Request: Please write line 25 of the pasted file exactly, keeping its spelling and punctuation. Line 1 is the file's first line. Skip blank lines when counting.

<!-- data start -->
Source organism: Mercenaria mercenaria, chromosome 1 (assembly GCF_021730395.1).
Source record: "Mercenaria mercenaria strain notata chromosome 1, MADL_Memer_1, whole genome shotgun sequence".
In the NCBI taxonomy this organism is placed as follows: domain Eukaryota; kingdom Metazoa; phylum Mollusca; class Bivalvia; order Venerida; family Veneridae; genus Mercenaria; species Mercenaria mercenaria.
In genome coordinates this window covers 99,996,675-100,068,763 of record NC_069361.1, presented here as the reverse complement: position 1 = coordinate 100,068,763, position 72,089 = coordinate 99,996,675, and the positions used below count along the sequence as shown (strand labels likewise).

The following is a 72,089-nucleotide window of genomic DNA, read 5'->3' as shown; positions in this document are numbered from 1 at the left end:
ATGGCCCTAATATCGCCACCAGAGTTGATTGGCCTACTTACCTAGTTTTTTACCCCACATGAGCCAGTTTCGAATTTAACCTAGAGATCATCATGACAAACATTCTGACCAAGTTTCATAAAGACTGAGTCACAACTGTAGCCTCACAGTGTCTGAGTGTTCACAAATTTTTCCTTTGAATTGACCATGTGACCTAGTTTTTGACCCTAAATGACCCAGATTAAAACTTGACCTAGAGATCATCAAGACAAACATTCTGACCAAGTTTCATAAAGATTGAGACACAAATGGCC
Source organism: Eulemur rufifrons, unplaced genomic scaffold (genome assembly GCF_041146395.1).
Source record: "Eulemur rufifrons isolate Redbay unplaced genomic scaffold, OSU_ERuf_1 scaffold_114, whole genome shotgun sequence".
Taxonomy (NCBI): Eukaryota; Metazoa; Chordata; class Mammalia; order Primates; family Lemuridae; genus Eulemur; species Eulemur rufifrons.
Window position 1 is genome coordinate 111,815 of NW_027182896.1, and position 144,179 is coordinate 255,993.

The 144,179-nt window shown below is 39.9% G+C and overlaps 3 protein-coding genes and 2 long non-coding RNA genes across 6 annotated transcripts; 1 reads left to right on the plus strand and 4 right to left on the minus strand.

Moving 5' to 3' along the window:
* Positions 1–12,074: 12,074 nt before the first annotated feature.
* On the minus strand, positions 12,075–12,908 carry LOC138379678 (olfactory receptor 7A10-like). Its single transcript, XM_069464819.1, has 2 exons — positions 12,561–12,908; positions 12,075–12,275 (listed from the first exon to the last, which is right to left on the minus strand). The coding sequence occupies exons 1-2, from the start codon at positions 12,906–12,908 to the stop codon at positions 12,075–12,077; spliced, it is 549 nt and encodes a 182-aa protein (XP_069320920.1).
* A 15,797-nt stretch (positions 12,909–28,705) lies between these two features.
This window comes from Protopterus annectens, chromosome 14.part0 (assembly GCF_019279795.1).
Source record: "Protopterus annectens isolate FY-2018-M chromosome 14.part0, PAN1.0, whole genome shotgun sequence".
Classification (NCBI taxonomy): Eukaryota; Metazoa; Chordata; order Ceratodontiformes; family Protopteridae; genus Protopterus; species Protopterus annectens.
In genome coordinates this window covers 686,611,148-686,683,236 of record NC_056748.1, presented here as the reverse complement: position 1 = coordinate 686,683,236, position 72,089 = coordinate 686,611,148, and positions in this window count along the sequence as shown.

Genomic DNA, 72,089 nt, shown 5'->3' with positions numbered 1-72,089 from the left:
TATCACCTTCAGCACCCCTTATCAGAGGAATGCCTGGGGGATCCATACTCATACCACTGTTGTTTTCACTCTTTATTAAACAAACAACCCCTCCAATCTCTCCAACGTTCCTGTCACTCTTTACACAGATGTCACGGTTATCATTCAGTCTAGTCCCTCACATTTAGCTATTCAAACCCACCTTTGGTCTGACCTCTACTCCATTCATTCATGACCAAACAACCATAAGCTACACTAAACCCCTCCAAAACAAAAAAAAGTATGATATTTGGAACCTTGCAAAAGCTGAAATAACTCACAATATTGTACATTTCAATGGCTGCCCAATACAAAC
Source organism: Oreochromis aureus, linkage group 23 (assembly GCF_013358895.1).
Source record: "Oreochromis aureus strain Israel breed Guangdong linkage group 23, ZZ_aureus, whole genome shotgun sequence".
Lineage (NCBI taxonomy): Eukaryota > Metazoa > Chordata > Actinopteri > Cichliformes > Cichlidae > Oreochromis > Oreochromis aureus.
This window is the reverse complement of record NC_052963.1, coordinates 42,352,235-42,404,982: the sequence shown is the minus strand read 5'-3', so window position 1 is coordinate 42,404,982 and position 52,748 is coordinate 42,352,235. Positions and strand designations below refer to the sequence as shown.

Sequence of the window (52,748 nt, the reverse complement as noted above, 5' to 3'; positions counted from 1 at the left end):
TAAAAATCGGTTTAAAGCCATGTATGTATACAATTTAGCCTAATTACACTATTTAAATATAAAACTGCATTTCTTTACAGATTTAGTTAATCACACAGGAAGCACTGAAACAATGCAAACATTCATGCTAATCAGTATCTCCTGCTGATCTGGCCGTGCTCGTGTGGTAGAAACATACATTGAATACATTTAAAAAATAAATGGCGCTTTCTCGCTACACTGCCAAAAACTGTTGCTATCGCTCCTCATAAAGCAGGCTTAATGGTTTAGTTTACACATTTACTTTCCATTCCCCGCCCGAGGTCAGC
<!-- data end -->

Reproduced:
This window is the reverse complement of record NC_052963.1, coordinates 42,352,235-42,404,982: the sequence shown is the minus strand read 5'-3', so window position 1 is coordinate 42,404,982 and position 52,748 is coordinate 42,352,235. Positions and strand designations below refer to the sequence as shown.